Any government budget is primarily a political document.
In the case of the federal government, it lays out the primary objectives of the government and outlines how it will be dealing with provincial governments on a range of issues. If it includes important tax measures, these can provide an indication of how it may be changing its fiscal posture.
So, a budget is an important document for the government, the other parties in the House, provincial governments, the private sector and citizens whose taxes provide the largest part of the government’s revenue.
The massive 797-page document that Finance Minister Chrystia Freeland presented last week certainly was a political document.
Reverting to an earlier life as an academic, I gave it an A+ as a document aimed at securing a victorious outcome in the next federal election expected in the fall. Virtually every interest group received something and of course the centrepiece, $10-a-day childcare, was aimed squarely at young mothers.
While Freeland called the childcare program a large investment in the future that would provide a major boost in the economy because of women entering or re-entering the labour force, don’t hold your breath.
The government’s own estimate is that GDP growth will average 1.5% annually over the next 30 years, with women’s increased labour force participation contributing about .05% or about 3% of the annual increase. Hardly earth-shattering.
The government’s claim that this was “a growth budget” looking towards the future seems largely unsubstantiated.
While “growth” appears in the lengthy document many times, the real underpinnings of growth — “productivity” and “competitiveness” — get much less play.
Put bluntly, this budget focuses primarily on getting the Liberals re-elected by emphasizing the benefits to individuals and groups without offering much detail of how we can pay for them. There were only side glances at some major issues facing the nation in the next two decades.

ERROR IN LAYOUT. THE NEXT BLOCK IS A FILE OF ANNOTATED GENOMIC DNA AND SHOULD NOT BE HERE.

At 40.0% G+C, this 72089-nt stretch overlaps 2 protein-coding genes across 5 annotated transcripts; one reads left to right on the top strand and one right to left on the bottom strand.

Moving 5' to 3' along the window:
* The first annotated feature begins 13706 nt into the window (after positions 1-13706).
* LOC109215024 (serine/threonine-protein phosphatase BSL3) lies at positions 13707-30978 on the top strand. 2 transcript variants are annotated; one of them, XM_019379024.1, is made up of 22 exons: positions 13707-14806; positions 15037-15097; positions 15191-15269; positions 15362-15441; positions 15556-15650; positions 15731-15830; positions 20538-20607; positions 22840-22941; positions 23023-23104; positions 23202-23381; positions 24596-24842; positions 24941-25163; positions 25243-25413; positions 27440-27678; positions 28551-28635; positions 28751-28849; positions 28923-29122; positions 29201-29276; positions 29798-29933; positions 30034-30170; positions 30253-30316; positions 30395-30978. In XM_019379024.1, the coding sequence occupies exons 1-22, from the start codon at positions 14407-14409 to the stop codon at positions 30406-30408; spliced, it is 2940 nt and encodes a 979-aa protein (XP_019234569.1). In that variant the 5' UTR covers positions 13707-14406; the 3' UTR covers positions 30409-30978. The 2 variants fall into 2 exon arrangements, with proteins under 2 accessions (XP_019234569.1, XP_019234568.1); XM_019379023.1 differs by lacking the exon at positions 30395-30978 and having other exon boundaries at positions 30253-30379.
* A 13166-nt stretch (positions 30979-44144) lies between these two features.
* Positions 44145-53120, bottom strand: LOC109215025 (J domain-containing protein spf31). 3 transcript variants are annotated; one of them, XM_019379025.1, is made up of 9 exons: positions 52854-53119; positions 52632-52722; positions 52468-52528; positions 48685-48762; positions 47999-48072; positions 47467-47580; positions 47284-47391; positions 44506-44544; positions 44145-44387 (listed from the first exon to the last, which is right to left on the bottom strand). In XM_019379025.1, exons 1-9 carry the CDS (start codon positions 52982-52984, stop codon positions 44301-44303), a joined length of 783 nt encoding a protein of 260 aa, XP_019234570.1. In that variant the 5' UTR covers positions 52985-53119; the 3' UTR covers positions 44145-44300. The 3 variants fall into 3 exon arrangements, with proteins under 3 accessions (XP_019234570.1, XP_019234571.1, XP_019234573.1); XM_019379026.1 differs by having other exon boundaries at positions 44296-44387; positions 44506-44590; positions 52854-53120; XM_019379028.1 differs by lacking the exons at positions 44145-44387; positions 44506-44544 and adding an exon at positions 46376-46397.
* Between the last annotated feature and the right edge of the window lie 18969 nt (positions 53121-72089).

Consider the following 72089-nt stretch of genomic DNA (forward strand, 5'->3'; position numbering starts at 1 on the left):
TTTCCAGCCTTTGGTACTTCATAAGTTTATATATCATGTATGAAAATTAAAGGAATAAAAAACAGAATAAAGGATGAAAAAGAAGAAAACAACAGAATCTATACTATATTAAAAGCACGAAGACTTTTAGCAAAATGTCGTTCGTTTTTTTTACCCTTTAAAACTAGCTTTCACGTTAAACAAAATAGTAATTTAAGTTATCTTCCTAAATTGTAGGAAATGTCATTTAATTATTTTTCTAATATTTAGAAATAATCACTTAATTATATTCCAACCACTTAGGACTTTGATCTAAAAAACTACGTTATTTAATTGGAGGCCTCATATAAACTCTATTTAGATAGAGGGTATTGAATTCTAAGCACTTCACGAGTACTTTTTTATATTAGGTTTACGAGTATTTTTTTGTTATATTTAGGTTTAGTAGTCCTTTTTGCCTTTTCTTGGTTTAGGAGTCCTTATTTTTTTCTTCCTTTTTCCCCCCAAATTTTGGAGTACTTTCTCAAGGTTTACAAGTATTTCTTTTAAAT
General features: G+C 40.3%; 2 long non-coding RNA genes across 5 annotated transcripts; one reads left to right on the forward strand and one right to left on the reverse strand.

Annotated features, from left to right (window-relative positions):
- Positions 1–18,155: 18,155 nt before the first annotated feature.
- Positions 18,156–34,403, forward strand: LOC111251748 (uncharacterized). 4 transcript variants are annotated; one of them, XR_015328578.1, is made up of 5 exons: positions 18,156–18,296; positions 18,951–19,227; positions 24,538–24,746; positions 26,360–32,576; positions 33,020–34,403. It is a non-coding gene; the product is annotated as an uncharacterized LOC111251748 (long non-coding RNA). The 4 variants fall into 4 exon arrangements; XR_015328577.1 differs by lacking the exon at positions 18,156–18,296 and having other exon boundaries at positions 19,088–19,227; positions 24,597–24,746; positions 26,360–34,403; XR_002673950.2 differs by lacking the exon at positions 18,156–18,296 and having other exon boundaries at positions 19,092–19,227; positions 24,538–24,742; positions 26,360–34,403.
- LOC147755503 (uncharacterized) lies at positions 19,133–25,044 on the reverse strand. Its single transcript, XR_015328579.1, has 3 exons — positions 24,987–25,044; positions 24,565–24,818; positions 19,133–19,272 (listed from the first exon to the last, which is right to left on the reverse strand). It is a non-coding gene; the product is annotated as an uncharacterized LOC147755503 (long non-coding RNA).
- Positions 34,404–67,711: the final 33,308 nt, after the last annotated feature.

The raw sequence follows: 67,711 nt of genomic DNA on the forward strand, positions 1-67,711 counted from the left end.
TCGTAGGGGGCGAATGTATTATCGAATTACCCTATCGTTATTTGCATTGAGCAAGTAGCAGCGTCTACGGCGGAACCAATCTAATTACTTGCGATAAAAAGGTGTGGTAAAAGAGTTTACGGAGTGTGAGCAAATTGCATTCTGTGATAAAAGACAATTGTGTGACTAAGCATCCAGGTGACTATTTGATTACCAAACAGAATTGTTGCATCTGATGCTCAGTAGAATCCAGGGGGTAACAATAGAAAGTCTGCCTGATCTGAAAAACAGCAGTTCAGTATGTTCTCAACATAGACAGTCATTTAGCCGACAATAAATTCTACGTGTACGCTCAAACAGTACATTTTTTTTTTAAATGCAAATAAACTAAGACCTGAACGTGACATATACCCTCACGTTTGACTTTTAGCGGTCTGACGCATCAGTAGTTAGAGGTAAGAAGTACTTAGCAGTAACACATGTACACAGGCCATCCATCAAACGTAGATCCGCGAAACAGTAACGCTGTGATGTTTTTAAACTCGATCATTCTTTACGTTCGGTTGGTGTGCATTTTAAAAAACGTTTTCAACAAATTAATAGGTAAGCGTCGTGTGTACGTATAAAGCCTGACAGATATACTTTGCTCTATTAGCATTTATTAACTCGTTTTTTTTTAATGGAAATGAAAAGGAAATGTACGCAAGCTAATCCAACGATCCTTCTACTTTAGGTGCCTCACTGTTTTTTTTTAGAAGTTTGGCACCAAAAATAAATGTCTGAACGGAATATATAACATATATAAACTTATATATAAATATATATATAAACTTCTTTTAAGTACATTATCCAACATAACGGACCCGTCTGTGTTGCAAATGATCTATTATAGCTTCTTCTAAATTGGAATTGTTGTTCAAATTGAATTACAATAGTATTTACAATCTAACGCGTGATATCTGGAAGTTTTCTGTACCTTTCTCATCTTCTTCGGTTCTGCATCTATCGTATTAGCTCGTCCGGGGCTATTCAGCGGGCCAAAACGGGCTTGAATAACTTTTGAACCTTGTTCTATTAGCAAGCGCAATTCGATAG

Now, consider the inconvenient hurdles that the $10-a-day childcare program itself will face. It is projected to cost taxpayers up to $30 billion over five years and will require 50-50 sharing of costs between the federal government and the provinces and territories. This is proposed at the same time these latter governments are suffering from limits in their ability to raise funds adequate to meet the rising cost of healthcare and education. And when we commit billions to childcare, but zero to ensuring that eldercare is affordable and safe, something is wrong.
If the pandemic achieved anything it was to make clear to all of us that eldercare is seriously flawed in Canada.
Then there is a matter of deficit and debt. There is no major effort to reduce the deficit by eliminating tax expenditures (such as favourable treatment of certain forms of income) and pushing investment in areas that can stimulate growth in the economy and thus generate tax revenues. Where is the income needed to finance all the gifts announced in the budget coming from — or are the Liberals just assuming growth will somehow happen as if by magic.
So, for producing a short-term, election-focused document the Liberals get an A+, but for laying the groundwork for growth, improving the government’s fiscal posture and demonstrating they pay due attention to the responsible administration of government, I’d put them on the borderline between a D and an F.
What is equally depressing is that the other parties didn’t concentrate their criticisms on the underlying weaknesses of the programs the government proposes — nor did they provide a reasonable alternative set of programs that they would espouse were they in government. Incenting consumers to spend more on fossil fuels, not less, doesn’t count as a reasonable emissions-reduction program.
I have to hand it to Prime Minister Justin Trudeau. He has manoeuvred the opposition into concentrating on issues he selected and is using OPM (Other Peoples Money, i.e., yours and mine) to retain power. And all it will cost us is a prosperous future based on a strong economy.
David Bond is a retired bank economist who lives in Kelowna.